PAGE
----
There are other deaths, including what might or might not be a suicide; spouse abuse; rape of a daughter—such dark deeds that the opening of David Lynch’s Blue Velvet, wherein we see a neat, attractive neighborhood with children playing and people mowing their lawns: then the camera in a close-up sequence takes us beneath the surface to reveal all kinds of creepy bugs and corruption. With no reference to the wide-spread anti-Semitism of the time, Haneke suggests that a mixture of abusive paternalism and strict religious fervor devoid of love can result in the horror that engulfed a nation and the world. Certainly for those attempting to follow the one who said “let the little children come to me,” this is a community that could never have understood his later warning about causing a little one to stumble. Although we want to find out who is behind the series of crimes, Haneke apparently prefers that we look at the structure and values of the society that can produce such a perpetrator (or perpetrators). His concern is not for the crimes, but for the children—what happens to them when raised in a loveless environment and made to pay a harsh penalty for things they did not do, and what they are then capable of when they become they grow up.
1. What did you see in the film that showed this was a patriarchal society? How is everything stacked in favor of those wielding power? Which characters represent power, and which the ruled?
2. What mood or feeling does the film evoke? How does the B&W photography contribute to this? Would color add anything, or would it subtract from it?
3. Compare it to other films in which children are important? How is this one similar to Lord of the Flies?
4. When the Doctor is felled by the trip wire, who is looking on, and who shows up right away?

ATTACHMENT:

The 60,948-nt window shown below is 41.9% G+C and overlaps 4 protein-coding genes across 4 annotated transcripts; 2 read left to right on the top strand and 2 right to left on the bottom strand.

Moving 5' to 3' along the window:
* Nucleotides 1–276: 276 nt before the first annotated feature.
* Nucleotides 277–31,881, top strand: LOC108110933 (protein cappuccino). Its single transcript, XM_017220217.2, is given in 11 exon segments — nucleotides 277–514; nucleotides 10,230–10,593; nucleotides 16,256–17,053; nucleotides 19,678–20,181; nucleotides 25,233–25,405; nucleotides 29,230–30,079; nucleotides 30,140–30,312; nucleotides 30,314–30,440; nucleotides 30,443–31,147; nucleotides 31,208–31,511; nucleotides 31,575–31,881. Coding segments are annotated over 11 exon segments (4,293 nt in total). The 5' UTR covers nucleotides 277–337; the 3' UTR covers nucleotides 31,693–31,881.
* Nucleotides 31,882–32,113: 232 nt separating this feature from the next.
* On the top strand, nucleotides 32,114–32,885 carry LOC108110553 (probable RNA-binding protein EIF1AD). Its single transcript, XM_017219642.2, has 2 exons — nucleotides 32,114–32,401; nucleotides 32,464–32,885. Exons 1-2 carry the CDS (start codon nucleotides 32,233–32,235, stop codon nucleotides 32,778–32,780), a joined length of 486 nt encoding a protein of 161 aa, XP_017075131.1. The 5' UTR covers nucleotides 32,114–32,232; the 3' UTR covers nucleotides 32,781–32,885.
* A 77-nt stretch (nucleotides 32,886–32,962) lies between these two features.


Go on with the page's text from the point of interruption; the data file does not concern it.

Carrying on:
5. Describe what you think is the nature of the Minister’s religion? Do you see any joy in it? What seems central to his moral system? How does his emphasis upon punishment perhaps contribute to the various crimes? That is, do you think the persons committing the crimes did so to punish the victim? List the various victims: in what way are they guilty of something deserving of punishment? (Or, in the case of the well-born boy, could it be his father?)
6. What do you think of the Pastor’s forcing Klara and Martin to wear a white ribbon? Do you think it will be a symbol of purity for them—or of shame and oppression? Why do you think later that her father blames her for the unruly behavior of the students? What does Klara eventually do to her father’s bird? See any irony in what it looks like after her deed?
7. What about the Pastor’s tying Martin’s hands to his bed at night? What does this reveal about the way in which the Pastor and/or the church view sex?
8. As a little boy talks with Ana about death, what do we learn that his father has told him about his mother? How is this apparently the first time that anyone has been honest with him about death? Why do you think he reacts in anger to the news that his mother has not gone away on a trip, but died? Can you remember your own first encounter with death or awareness of your own mortality?
9. When he finally returns what do we learn about the Doctor? Not so tender or kind, is he? What else has he apparently been doing, as his young son discovers one night?
10. Do you think that the perpetrator of the various crimes is a single person, or the group of children? Or is the mayhem the result of some force seeking vengeance on those who deserve punishment?
11. Read the 7th chapter of the apostle Paul’s Letter to the Romans and reflect on what light it sheds on the various characters. Of the adults, which seem free of the faults evinced by the others? How does their innocence bring a note of relief to the dark happenings? Also, the Baroness: what do you think of her final decision? Do you think she will be able to free herself and her son from the effects of what has happened?
12. Also, Jesus’ words from Matthew 18:6-7, with his warning of woe: what stumbling blocks do the adults place in the paths of their children?
13. Director Haneke never brings in the anti-Semitism so prevalent in German society at the time (indeed, in all societies!): do you think what he does show us in the way that the children are treated in their patriarchal society is enough explanation for the rise of fascism and its hold on the adults which these children will grow up to be?
14. Do you believe it is significant that it is mainly the children who are given personal names—most of the adults we know only by their occupation or station in life? What singular act of grace do we see in the film? What effect does the young son’s bringing the bird he has been nursing seem to have on the father?